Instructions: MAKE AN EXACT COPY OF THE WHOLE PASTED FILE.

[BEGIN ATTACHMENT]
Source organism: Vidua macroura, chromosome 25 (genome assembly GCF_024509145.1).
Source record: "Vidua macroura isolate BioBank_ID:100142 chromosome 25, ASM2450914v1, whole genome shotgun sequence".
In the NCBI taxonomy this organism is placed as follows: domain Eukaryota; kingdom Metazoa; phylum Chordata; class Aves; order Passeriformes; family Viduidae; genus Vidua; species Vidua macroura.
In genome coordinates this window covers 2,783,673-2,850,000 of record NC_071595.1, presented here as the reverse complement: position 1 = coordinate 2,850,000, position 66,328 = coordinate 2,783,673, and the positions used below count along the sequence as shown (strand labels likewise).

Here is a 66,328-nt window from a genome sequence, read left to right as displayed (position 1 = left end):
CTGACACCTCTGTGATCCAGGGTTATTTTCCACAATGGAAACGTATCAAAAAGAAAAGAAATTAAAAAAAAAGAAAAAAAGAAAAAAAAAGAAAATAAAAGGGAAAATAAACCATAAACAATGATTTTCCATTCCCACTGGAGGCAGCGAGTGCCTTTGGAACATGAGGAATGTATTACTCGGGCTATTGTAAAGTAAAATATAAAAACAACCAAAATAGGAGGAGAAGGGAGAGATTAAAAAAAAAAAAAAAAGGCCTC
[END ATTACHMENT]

Source organism: Vidua macroura, chromosome 25 (genome assembly GCF_024509145.1).
Source record: "Vidua macroura isolate BioBank_ID:100142 chromosome 25, ASM2450914v1, whole genome shotgun sequence".
In the NCBI taxonomy this organism is placed as follows: domain Eukaryota; kingdom Metazoa; phylum Chordata; class Aves; order Passeriformes; family Viduidae; genus Vidua; species Vidua macroura.
In genome coordinates this window covers 2,783,673-2,850,000 of record NC_071595.1, presented here as the reverse complement: position 1 = coordinate 2,850,000, position 66,328 = coordinate 2,783,673, and the positions used below count along the sequence as shown (strand labels likewise).

Here is a 66,328-nt window from a genome sequence, read left to right as displayed (position 1 = left end):
CTGACACCTCTGTGATCCAGGGTTATTTTCCACAATGGAAACGTATCAAAAAGAAAAGAAATTAAAAAAAAAGAAAAAAAGAAAAAAAAAGAAAATAAAAGGGAAAATAAACCATAAACAATGATTTTCCATTCCCACTGGAGGCAGCGAGTGCCTTTGGAACATGAGGAATGTATTACTCGGGCTATTGTAAAGTAAAATATAAAAACAACCAAAATAGGAGGAGAAGGGAGAGATTAAAAAAAAAAAAAAAAGGCCTC